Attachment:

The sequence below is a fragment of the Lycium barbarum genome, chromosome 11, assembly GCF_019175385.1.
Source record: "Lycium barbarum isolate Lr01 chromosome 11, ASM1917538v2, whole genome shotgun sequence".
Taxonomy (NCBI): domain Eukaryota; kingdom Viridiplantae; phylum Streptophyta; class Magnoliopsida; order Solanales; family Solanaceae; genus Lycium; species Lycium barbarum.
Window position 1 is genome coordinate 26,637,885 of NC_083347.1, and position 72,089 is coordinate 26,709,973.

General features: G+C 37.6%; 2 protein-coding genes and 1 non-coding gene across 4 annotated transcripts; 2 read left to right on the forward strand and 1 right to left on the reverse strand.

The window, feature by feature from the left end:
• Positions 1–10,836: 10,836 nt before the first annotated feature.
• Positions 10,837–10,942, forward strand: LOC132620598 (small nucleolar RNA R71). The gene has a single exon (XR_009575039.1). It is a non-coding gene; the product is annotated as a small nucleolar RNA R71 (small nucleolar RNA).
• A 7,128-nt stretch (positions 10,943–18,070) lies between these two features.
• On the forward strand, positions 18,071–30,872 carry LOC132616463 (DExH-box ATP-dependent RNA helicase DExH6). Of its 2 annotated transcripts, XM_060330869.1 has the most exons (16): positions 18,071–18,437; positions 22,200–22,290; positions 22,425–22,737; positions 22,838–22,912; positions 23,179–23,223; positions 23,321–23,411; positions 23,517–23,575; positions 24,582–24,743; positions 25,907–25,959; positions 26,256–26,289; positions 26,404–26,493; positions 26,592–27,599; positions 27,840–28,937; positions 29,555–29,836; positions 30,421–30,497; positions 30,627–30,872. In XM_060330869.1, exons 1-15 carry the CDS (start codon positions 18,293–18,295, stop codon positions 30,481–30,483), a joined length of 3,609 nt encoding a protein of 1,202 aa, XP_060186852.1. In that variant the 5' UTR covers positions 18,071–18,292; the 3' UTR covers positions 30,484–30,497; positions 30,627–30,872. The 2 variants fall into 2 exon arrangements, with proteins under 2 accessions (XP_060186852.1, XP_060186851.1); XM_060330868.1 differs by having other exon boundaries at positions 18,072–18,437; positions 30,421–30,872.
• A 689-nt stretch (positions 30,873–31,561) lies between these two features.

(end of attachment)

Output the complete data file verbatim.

The sequence below is a fragment of the Lycium barbarum genome, chromosome 11, assembly GCF_019175385.1.
Source record: "Lycium barbarum isolate Lr01 chromosome 11, ASM1917538v2, whole genome shotgun sequence".
Taxonomy (NCBI): domain Eukaryota; kingdom Viridiplantae; phylum Streptophyta; class Magnoliopsida; order Solanales; family Solanaceae; genus Lycium; species Lycium barbarum.
Window position 1 is genome coordinate 26,637,885 of NC_083347.1, and position 72,089 is coordinate 26,709,973.

General features: G+C 37.6%; 2 protein-coding genes and 1 non-coding gene across 4 annotated transcripts; 2 read left to right on the forward strand and 1 right to left on the reverse strand.

The window, feature by feature from the left end:
• Positions 1–10,836: 10,836 nt before the first annotated feature.
• Positions 10,837–10,942, forward strand: LOC132620598 (small nucleolar RNA R71). The gene has a single exon (XR_009575039.1). It is a non-coding gene; the product is annotated as a small nucleolar RNA R71 (small nucleolar RNA).
• A 7,128-nt stretch (positions 10,943–18,070) lies between these two features.
• On the forward strand, positions 18,071–30,872 carry LOC132616463 (DExH-box ATP-dependent RNA helicase DExH6). Of its 2 annotated transcripts, XM_060330869.1 has the most exons (16): positions 18,071–18,437; positions 22,200–22,290; positions 22,425–22,737; positions 22,838–22,912; positions 23,179–23,223; positions 23,321–23,411; positions 23,517–23,575; positions 24,582–24,743; positions 25,907–25,959; positions 26,256–26,289; positions 26,404–26,493; positions 26,592–27,599; positions 27,840–28,937; positions 29,555–29,836; positions 30,421–30,497; positions 30,627–30,872. In XM_060330869.1, exons 1-15 carry the CDS (start codon positions 18,293–18,295, stop codon positions 30,481–30,483), a joined length of 3,609 nt encoding a protein of 1,202 aa, XP_060186852.1. In that variant the 5' UTR covers positions 18,071–18,292; the 3' UTR covers positions 30,484–30,497; positions 30,627–30,872. The 2 variants fall into 2 exon arrangements, with proteins under 2 accessions (XP_060186852.1, XP_060186851.1); XM_060330868.1 differs by having other exon boundaries at positions 18,072–18,437; positions 30,421–30,872.
• A 689-nt stretch (positions 30,873–31,561) lies between these two features.